Copyright aims to balance private property rights with specific public rights in a way that encourages innovation in the arts, business, culture, and public commentary. But if the balance is not right, art and innovation is stifled. But how did it get this way?
“Our music, our culture, our science, and our economic welfare all depend on a delicate balance between those ideas that are controlled and those that are free.”
– James Boyle
What Is Copyright?
Copyright is a legal concept giving the creator of an original artistic work rights over their work for a limited time.
The second you press stop after recording an audio track, or take your pencil off the page after drawing an image for example, you’re granted Copyright for what you’ve just made. You don’t need to register it, or write a © on it. As a Copyright holder you have a right to make and sell copies of your work, with some exceptions.
So it’s like property?
Not really. Copyright expires after some time but your legal right to property – a chair for example – doesn’t. That’s why actors don’t need permission to perform a Charles Dickens play.
Copyright is more like a temporary monopoly: only you alone can sell copies of your song/book/movie/etc., or even sell the Copyright. It’s not like property because in some cases people can take bits without needing to ask, like when someone quotes part of a book for a review. There are several kinds of uses that you don’t need permission for, and the term for this in New Zealand is “Fair Dealing” (although the American term “Fair Use” is more widely known). Examples of Fair Dealing include photocopying portions of books for education, and researchers and academics using works for research purposes.
Please note, the Creative Freedom Foundation does not endorse or support Copyright infringement that takes money away from artists, but instead we advocate Copyright reform for the benefit of all New Zealanders.
Who decides what Fair Dealing covers?
New Zealand’s Parliament and Courts. They try to find a balance of use between what’s good for Copyright holders and what’s good for culture and the economy as a whole.
For example, to make copies you typically need permission but if you had to gain permission before quoting someone that would inhibit free speech (and businesses based on this, like newspapers). Copying is good for culture and it can promote critical thinking and analysis.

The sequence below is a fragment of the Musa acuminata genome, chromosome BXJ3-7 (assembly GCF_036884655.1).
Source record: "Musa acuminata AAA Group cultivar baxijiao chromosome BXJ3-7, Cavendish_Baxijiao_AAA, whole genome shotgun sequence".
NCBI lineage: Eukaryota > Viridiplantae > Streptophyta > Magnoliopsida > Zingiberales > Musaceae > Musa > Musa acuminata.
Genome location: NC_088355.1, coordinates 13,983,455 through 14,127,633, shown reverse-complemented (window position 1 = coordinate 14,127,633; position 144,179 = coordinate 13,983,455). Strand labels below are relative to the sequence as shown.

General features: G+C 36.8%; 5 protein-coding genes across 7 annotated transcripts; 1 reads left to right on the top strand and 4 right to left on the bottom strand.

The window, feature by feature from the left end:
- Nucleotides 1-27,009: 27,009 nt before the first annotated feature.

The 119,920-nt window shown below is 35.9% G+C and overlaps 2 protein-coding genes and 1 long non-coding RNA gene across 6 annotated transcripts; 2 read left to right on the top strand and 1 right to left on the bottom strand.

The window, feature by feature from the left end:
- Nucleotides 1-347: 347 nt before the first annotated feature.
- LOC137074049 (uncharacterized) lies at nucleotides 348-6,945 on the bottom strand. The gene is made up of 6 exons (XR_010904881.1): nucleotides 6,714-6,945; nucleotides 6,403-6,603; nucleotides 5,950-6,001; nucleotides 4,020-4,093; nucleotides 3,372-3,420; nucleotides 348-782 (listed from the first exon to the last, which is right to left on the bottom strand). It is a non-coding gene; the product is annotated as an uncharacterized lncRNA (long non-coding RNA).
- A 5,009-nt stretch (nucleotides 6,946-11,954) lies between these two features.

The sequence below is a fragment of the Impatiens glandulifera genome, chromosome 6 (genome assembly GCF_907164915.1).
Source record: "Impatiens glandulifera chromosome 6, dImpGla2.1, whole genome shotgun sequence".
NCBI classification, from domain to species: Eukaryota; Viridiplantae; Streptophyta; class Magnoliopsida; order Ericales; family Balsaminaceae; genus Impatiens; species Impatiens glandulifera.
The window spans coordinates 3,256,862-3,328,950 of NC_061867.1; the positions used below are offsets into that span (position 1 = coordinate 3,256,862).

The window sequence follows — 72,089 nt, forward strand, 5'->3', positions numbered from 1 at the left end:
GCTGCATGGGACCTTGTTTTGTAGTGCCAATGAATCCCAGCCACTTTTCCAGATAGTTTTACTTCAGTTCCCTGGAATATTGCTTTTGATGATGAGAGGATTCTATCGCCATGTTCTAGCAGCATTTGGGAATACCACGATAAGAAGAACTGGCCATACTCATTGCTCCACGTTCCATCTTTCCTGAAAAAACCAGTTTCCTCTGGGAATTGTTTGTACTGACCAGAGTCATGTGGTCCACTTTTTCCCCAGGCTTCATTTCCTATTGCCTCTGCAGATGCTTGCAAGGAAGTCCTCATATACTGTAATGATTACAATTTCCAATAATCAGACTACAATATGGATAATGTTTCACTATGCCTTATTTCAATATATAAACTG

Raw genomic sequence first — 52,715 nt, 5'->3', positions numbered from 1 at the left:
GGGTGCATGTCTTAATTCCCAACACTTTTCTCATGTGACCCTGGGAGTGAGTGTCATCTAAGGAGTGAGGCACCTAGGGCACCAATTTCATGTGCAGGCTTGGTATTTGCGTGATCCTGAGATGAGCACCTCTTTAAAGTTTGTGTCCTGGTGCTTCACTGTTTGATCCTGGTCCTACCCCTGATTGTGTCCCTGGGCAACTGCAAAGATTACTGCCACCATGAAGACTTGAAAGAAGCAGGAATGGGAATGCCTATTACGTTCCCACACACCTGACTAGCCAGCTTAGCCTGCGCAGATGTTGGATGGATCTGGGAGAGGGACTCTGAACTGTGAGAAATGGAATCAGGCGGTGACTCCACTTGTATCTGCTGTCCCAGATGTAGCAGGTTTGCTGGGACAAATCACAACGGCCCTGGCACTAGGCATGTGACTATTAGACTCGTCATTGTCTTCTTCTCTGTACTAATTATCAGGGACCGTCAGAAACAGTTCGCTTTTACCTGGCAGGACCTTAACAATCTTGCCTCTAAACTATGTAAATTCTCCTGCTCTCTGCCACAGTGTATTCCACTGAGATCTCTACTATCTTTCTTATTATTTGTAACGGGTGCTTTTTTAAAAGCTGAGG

The Government’s difficult task is to strike the right balance between artists as Copyright holders and artists seeking to build on and benefit from existing culture. Copyright provides an income for many people, and so does Fair Dealing:
“The Computer and Communications Industry Association has released a study claiming that the value added in the United States by industries dependent on fair use is $2.2 trillion dollars annually, or one sixth of the U.S. economy, apparently almost 70% more than than value added by Copyright industries, as measured by other recent studies.”
– Creative Commons on a CCIA Study
So where’s the balance?
Over the past fifteen years Copyright law has seen drastic changes in favour of Copyright holders and against artist reuse through Fair Dealing. In 1995 you could sample 5% of text for educational reasons but by 2000 this was reduced to 3% and now, online, this right can be removed entirely with DRM (Digital Restrictions/Rights Management). In New Zealand you are not allowed to sample for the purpose of parody or satire but Australians are as of 2006.
If you buy a CD in New Zealand you are allowed to make one single copy to your mp3 player for free but if you buy a DVD you’re not allowed to do the same right.
This is being done in the name of protecting artists, and protecting creativity.
Why is Copyright going this way?
Unfortunately many people have a misunderstanding about what Copyright is. They see Copyright as property and any unauthorised use as theft (popular terms like “intellectual property” give the wrong impression of what Copyright is, and Hollywood’s anti-piracy campaigns reinforce this misunderstanding). Rebalancing Copyright in favour of Fair Dealing is therefore often perceived as an unnecessary intervention in a free market of creativity, rather than what it actually is: the balance to encourage innovation in the economy, art, technology, and methods of free speech.
Many politicians see the threat of so-called “piracy” as so significant that they’re willing to suspend conventional civil rights.
“The point was that eventually the measures employed in trying to fight such “wars” ends up crossing the lines that society draws around civil liberties, and the intangible cost to society becomes greater than any actual benefit. Professor [Lawrence] Lessig contends that the “Copyright war” has now reached that point”.
– Matthew Poole’s review of a Lessig talk on PublicAddress.Net
A lot of copyright law is being unduly influenced by large media companies.
There are many organisations trying to fix Copyright laws, and the CFF is just one of them. InternetNZ, Consumer NZ, and others are already pushing for due process to be carried out in New Zealand, and there are others pushing for fair changes to copyright laws. There are many viable solutions to this issue — all that is needed is for Copyright Law to be adapted so it makes sense for the 21st Century.